allowances - a subsidy of about 35 pounds per week - thus reducing
unemployment by encouraging the spreading of work between more staff.

The Work-Related Benefit gives lowest earning workers a benefit per hour of
work done, with no withdrawals, the person keeping the whole of any extra
earnings. The scheme avoids creating an unemployment trap or poverty trap.

*Territorial Proportional Representation*

Of all forms of Proportional Representation (PR), this new electoral
system, Territorial Proportional Representation, designed by Dr David
Chapman, gives the best MP-constituency link. Candidates stand in a
'territory' (a cluster of several adjacent constituencies chosen by their
party) rather than in one constituency as at present.

*The biological basis of sacred sex*

Catherine Yronwode in the States has put a paper on the web entitled 'The
biological basis of sacred sex' which provides an insight into the
underlying processes in tantric and karezza sex.

She posits a learnable separation of the brain's 'entrainment centre' that
can enable the experience of orgasm and ejaculation to occur independently
of each other.

*Rewarding years of service with more free time*

Tom Walker of Vancouver in Canada proposes that it become the norm for
firms to reward seniority with more free time rather than with more wages.
For an employee facing a marginal tax rate of, say, 33 per cent, one extra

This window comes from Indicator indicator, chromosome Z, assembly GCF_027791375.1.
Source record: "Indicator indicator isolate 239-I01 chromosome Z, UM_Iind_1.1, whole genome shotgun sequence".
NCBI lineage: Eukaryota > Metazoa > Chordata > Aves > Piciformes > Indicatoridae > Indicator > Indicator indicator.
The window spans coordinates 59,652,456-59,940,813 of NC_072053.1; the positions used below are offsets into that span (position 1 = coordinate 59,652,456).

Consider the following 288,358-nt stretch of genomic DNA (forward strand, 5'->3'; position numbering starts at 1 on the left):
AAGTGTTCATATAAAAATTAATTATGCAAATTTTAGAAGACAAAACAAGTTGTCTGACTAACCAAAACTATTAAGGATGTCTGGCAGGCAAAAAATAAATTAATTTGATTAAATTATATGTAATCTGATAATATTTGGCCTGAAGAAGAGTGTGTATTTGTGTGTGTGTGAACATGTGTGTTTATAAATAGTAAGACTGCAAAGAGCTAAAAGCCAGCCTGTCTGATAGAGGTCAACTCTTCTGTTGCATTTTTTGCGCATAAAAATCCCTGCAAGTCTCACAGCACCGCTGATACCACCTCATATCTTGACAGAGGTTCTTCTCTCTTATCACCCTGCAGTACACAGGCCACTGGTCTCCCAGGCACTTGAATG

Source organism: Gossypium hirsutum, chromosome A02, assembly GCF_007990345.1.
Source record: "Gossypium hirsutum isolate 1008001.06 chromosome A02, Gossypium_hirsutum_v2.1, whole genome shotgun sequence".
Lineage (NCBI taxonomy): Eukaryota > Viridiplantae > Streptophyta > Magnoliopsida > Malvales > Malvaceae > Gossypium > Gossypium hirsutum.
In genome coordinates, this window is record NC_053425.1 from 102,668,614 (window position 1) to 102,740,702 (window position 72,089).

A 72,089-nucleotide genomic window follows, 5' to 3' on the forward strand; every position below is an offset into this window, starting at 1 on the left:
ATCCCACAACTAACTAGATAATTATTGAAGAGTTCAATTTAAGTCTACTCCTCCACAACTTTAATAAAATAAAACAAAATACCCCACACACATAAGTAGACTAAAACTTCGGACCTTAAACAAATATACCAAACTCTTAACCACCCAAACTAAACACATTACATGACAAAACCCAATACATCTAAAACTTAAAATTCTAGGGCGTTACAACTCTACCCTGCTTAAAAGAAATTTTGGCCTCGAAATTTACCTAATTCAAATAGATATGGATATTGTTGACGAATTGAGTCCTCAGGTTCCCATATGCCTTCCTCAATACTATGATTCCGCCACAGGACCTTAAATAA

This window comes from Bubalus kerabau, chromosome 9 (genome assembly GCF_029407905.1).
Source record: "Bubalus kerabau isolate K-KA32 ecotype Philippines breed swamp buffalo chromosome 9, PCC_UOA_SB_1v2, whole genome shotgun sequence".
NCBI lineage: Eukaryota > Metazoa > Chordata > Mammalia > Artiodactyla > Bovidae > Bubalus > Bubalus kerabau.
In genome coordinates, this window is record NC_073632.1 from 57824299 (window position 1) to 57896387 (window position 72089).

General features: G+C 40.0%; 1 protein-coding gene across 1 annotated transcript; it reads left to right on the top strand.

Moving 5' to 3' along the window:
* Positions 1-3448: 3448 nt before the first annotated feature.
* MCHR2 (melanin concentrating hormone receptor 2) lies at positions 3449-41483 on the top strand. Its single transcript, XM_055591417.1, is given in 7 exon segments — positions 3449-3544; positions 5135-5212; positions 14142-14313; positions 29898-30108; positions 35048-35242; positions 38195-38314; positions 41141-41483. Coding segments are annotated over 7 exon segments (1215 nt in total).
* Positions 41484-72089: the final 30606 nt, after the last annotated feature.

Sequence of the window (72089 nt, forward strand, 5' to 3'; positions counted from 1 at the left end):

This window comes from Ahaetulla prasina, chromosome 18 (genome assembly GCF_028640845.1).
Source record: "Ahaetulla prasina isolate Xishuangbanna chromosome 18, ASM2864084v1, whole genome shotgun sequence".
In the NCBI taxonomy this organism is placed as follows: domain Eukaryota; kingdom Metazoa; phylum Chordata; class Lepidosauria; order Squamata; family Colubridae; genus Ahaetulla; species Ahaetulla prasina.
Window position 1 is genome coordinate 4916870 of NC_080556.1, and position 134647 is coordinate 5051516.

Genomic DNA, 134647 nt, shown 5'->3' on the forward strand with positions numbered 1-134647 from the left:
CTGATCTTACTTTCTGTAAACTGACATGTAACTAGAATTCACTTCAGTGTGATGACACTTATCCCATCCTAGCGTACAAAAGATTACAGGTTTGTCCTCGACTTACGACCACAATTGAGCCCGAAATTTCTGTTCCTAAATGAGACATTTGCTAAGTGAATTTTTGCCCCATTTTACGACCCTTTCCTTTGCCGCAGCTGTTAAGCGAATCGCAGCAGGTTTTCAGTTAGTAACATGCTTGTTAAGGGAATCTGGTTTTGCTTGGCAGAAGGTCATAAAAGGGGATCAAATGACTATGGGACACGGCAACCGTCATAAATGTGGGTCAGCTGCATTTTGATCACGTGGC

day off would be worth one and a half days' income.

*How to share out property fairly among relatives*

Richard Ross-Langley of St Albans, UK, proposes that arguments over sharing
out property from a Will could be avoided by his procedure whereby
executors auction the property amongst those eligible, with the highest
bidders' payments going into a pool to be shared out at the end.

*Mutual aid & the millennium bug*

The millennium computer bug may cause catastrophic social breakdown for the
year 2000, with banks, transport, emergency services, welfare and payroll
payments, food distribution, electricity, sewerage systems, water supplies,
the military, traffic lights, lifts, etc, all liable to be adversely
affected. A Social Innovations Award for 1998 goes to the Cassandra Project
and to futurist Robert Theobald in the States for their efforts to develop
community awareness and community preparedness and mutual aid.

The Institute for Social Inventions pledges to contribute to this
initiative from its base in the UK, and has organised a London brainstorm
on this topic and an online brainstorming group, constantly accessible via
the Global Ideas Bank at (latest news section).

These various Awards were be presented in September '98 at the Institute
for Social Inventions, 20 Heber Road, London NW2 6AA, UK (booking
essential: tel 0181 208 2853; fax 0181 452 6434; e-mail:

With best wishes, Nicholas Albery <>)
The Institute for Social Inventions   |  Tel +44 [0]181 208 2853
*also* The Natural Death Centre       |  Fax +44 [0]181 452 6434
20 Heber Road, London NW2 6AA, UK
ISI/Global Ideas Bank is at
NDC/Funerals info:
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Received on Tue Sep 8 23:53:42 1998